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Should top elite athletes from Kenya run in the local races?

October 22, 2018
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Peres Jepchirchir and Gladys Cherono. Photo from the Ottawa Race Weekend

At this year's Family Group (half) Marathon in Eldoret, Joyciline Jepkosgei, the world record holder of the women’s half marathon just won the local half marathon race here. She was followed by the 2014 Commonwealth Games’ marathon champion, Flomena Cheyech for 2nd place while the reigning Paris and Lille half marathon champion, Antonina Kwambai settled for 3rd place. This was just the Family Group’s Eldoret half marathon, a race that is not even in the process of trying to get into any IAAF label!
Almost every race in Kenya adds to their other various reasons for staging their races the intention of discovering and nurturing the local upcoming talents. But, the hard question comes in on whether such races should allow the well-established runners to run against the budding talents whose hopes are to beat them despite often running in the wrong shoes in order for them to be noticed by agents who will eventually assist them, if indeed to nurture them. One athlete was running with track spikes on the tarmac during the 21km race today. The elites use these races to gauge their readiness for their next races while the upcoming athletes are using it to try and get a break-through in their life’s careers.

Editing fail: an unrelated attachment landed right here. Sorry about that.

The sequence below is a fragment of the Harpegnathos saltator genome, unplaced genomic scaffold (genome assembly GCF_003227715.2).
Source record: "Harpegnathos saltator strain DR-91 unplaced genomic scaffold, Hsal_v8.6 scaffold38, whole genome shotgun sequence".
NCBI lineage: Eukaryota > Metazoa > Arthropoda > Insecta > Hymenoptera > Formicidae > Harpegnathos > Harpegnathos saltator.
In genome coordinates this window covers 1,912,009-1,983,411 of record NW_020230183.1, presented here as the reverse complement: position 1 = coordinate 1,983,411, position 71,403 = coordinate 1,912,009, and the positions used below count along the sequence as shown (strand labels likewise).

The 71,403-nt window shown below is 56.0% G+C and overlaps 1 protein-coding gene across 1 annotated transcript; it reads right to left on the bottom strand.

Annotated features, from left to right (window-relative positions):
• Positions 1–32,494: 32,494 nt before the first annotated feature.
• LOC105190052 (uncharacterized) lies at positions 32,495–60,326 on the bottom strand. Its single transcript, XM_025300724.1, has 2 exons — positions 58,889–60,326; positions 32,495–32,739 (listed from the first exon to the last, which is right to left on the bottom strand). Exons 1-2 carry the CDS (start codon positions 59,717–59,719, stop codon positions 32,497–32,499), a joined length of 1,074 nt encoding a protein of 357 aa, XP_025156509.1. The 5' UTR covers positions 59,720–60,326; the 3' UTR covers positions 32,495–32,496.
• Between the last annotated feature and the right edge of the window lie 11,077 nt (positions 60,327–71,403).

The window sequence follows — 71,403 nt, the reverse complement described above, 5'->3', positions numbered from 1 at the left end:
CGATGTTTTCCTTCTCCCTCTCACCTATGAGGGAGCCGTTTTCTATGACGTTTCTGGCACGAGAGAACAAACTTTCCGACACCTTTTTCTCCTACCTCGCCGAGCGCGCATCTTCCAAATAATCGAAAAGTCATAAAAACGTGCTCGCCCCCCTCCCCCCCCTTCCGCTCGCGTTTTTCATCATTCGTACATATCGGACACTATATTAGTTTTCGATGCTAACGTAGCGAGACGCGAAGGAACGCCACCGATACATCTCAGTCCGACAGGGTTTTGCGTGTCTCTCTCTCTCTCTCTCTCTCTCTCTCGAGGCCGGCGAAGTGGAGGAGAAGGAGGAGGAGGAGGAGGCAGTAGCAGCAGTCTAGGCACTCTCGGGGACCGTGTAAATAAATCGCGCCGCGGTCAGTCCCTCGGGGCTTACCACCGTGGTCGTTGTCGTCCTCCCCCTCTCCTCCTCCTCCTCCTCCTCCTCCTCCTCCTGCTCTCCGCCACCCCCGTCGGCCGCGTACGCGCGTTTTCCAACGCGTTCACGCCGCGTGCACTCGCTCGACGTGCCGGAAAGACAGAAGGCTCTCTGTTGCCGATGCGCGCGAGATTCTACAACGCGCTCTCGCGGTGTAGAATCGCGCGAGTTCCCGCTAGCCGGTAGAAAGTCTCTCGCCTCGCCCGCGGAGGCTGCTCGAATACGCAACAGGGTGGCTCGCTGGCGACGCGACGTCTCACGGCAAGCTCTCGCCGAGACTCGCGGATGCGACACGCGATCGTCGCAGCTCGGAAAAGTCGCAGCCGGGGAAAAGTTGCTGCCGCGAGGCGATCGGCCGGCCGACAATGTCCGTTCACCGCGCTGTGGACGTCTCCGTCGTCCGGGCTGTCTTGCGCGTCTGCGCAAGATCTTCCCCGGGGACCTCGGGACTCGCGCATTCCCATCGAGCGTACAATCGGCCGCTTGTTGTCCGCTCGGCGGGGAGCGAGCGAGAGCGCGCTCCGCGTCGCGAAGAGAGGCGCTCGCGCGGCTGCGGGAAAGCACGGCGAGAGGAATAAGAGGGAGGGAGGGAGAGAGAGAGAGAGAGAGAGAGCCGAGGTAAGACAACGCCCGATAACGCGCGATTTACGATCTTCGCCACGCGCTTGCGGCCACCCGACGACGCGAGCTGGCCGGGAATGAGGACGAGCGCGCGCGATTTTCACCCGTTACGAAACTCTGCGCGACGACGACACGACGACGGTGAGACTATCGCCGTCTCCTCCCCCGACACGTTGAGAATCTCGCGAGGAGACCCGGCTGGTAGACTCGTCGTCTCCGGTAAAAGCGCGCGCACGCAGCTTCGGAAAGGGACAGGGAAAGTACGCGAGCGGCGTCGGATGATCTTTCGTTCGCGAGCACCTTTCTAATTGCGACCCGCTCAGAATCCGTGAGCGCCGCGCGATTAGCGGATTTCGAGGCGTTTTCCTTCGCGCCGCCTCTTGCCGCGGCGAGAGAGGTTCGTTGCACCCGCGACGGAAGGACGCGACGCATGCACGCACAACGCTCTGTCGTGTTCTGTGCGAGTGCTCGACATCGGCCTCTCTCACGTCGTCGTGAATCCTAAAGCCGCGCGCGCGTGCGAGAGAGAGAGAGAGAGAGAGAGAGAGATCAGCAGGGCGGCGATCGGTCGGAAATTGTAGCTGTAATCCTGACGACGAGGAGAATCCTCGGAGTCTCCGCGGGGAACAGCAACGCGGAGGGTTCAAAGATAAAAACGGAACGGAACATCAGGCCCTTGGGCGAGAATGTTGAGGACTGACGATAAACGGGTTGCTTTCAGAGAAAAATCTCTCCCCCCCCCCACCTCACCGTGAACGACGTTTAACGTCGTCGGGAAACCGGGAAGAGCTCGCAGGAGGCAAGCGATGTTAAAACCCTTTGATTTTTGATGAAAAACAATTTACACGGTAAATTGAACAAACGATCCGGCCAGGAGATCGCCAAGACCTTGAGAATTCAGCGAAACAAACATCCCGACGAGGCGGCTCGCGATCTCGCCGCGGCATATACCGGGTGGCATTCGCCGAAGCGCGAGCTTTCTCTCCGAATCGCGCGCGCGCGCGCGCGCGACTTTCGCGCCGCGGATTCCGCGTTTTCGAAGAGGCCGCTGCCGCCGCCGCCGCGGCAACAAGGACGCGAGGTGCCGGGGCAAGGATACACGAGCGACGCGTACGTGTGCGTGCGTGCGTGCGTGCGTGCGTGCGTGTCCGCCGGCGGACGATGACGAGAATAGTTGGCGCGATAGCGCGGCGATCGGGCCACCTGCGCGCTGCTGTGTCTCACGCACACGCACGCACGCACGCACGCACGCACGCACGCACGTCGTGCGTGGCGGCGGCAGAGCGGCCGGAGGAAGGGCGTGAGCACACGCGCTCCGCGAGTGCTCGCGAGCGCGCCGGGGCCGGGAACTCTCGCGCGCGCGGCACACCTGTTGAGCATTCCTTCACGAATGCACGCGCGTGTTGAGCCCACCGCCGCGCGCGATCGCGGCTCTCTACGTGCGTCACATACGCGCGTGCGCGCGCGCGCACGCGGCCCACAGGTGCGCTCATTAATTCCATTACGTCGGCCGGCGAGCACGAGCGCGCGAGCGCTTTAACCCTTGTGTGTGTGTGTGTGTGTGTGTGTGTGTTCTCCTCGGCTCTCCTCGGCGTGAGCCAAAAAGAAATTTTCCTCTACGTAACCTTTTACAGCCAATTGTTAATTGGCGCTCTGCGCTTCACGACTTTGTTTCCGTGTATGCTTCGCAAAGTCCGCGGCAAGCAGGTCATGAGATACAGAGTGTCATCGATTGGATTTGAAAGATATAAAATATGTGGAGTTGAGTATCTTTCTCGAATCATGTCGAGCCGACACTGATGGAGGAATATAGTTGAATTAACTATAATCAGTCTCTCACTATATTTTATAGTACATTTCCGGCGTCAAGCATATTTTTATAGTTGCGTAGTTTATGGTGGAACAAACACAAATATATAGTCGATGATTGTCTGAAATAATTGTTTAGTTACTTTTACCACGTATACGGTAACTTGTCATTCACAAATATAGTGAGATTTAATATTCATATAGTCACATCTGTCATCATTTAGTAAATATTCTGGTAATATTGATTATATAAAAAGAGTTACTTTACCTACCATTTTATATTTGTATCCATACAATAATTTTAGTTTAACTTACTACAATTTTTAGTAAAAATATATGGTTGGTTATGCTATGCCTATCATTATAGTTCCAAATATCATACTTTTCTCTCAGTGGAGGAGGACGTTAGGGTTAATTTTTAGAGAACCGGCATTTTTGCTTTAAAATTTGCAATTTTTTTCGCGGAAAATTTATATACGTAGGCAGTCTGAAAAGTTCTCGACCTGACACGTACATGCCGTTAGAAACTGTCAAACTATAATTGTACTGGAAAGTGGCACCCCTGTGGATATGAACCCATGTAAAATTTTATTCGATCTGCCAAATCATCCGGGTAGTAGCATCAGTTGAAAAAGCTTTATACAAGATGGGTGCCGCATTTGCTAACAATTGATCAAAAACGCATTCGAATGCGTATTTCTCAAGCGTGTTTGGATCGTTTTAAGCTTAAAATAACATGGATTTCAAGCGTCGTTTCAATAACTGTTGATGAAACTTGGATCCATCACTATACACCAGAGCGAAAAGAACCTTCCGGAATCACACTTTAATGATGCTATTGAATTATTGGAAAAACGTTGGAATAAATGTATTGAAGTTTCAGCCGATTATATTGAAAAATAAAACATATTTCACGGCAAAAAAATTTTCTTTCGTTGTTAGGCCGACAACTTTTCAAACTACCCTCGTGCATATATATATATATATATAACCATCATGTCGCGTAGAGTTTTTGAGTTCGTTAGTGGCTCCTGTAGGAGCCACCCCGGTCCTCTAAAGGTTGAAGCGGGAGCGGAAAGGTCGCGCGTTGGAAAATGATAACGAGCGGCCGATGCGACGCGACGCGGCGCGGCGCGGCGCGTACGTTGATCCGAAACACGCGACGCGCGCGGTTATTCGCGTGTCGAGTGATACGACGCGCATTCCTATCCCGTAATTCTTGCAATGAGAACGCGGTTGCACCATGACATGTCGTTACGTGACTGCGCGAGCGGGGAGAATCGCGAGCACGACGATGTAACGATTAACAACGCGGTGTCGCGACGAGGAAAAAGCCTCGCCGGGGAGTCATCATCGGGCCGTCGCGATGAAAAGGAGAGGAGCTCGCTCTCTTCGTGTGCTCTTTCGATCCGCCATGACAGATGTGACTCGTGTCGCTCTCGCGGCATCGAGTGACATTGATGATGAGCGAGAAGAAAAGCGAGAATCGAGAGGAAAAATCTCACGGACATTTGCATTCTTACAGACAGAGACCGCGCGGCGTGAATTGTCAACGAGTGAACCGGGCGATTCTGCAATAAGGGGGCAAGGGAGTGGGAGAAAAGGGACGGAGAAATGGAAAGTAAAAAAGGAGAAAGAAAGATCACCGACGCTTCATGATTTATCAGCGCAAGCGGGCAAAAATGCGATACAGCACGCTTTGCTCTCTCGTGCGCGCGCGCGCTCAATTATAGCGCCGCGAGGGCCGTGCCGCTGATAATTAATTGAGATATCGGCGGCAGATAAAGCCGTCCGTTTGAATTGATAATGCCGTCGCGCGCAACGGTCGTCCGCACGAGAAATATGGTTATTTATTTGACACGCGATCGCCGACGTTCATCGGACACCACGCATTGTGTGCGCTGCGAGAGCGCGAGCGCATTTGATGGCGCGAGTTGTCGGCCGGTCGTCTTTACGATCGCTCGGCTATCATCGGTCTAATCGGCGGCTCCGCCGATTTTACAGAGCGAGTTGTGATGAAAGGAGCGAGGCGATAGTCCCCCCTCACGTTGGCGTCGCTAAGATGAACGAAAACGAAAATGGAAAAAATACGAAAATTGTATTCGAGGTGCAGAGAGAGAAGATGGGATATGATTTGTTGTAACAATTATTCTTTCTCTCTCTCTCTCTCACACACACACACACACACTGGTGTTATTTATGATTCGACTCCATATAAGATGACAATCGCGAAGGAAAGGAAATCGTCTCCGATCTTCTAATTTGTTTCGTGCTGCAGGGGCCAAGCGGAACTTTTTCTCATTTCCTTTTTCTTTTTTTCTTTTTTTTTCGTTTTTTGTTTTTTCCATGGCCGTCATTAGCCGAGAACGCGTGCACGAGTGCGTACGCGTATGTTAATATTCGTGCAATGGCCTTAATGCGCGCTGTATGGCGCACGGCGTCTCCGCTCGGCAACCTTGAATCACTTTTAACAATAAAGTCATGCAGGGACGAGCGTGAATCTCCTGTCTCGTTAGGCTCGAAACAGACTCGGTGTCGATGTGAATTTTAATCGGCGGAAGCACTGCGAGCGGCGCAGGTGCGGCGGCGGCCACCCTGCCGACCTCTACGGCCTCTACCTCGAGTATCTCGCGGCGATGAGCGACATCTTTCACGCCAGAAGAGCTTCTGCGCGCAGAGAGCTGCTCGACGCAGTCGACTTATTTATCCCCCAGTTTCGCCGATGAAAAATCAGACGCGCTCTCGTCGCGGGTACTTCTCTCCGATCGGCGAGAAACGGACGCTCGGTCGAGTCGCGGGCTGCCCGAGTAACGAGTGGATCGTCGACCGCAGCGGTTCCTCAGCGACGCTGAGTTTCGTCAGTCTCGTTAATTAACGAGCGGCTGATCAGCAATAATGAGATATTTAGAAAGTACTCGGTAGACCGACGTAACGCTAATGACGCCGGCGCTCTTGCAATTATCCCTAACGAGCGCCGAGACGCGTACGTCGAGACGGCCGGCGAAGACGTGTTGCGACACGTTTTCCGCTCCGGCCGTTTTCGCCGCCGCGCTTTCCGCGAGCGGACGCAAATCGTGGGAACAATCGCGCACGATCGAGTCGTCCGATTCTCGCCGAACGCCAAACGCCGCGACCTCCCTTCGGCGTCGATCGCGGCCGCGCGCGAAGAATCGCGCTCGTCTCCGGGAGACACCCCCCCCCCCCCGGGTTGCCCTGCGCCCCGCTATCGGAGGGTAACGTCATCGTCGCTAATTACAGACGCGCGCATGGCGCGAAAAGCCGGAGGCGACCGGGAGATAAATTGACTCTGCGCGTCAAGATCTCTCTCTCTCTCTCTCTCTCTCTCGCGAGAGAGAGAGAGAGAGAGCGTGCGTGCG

Allowing big names in these local races are beneficial in a number of ways. It attracts more sponsors to support races financially in the hope that such names will help market the races far and wide and eventually the companies involved as well. It provides a platform for the upcoming runners to measure themselves up against the big stars and know how far they still need to go in order for them to shine too. It makes work easier for journalists who would just look up the internet for information about the winners.  It also brings more fans to the event venues as spectators would want to see the international stars that they usually watch on TV sets running live.
However, some issues come in as well.
Big managements usually require athletes to finish in the first three positions in the local races in order to sign with them. When the top three positions are swept by athletes who are already in good managements, then the upcoming runners will lack the opportunity to be recruited into the same managements who would support them with the necessary finances and facilitation to get into the big races that will help shape their careers.
Upcoming athletes often get discouraged instead of getting inspired when the stars take the first top positions and the upcoming athletes finish outside the top positions. Not only the athletes, but those who were supporting their upkeep in their training camps as they would simply check their positions and, thinking that one has to win a race in Kenya in order to be able to finish in a good position abroad, think that they still have a very long way to succeed.
The prizes given out for the top three positions in the local races in Kenya means the whole world to an upcoming athlete, but may mean little to an international star. It would seem proper that the prizes from the local races go to help the upcoming athletes buy basic things to keep them training, like running shoes and food.
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